Transgenic alfalfa secretes a fungal endochitinase protein to the rhizosphere

Mesfin Tesfaye, Matthew D. Denton, Deborah A. Samac, Carroll P. Vance

Research output: Contribution to journalArticlepeer-review

16 Scopus citations

Abstract

Transgenic plants containing a chimeric gene construct that facilitates the exudation of proteins from roots offer novel approaches for modification of the rhizosphere and production of relatively pure recombinant proteins. The aim of this study was to develop alfalfa (Medicago sativa L.) plants that exude a heterologous recombinant protein into the rhizosphere. Alfalfa transformed with a fungal endochitinase (ech42) cDNA fused in frame to the signal peptide of a white lupin acid phosphatase and under the control of the cassava vein mosaic virus (CsVMV) promoter expressed increased chitinase activity in vegetative organs and root exudates. Chitinase activity in root exudates of transgenic alfalfa was 7.5-25.7 times higher than in the untransformed Regen-SY plants. Chitinase enzyme activity was accompanied by increased synthesis of mRNA and protein in transformed plants. By comparison, untransformed and vector only transformed plants displayed no expression of recombinant protein and mRNA. A single band of the expected molecular weight was present only in western blots of root exudates of transgenic alfalfa plants. The secreted endochitinase enzyme not only retained its lytic activity against glycol chitin but also showed antifungal activity by inhibition of spore germination of two fungal pathogens. Exudation of recombinant proteins from roots may offer alternative uses for alfalfa in the production of value-added biopharmaceuticals and may influence microbes or modify soil nutrient availability near plant roots.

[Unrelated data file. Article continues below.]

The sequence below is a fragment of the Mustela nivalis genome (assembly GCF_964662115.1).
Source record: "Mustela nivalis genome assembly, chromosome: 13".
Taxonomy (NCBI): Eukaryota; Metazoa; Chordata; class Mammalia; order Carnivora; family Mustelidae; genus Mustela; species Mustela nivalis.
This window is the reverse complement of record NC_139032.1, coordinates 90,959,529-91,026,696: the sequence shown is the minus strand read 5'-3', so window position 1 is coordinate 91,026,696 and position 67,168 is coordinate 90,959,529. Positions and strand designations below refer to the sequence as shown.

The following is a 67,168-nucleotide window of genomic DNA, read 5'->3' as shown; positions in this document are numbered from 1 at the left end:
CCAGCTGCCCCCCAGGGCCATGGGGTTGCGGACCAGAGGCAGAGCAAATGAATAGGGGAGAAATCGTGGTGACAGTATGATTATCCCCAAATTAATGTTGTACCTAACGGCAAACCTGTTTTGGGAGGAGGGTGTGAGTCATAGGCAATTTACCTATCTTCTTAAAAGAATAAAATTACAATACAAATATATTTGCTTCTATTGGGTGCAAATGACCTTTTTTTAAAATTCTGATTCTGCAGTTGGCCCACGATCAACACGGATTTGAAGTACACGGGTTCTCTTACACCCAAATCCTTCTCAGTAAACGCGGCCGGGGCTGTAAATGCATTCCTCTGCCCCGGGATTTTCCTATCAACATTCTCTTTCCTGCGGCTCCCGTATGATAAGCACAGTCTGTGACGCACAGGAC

Original languageEnglish (US)
Pages (from-to)233-243
Number of pages11
JournalPlant and Soil
Volume269
Issue number1-2
DOIs
StatePublished - Feb 1 2005

Keywords

  • Alfalfa
  • Endochitinase
  • Exudation
  • Lucerne
  • Medicago sativa
  • Recombinant protein
  • Signal peptide

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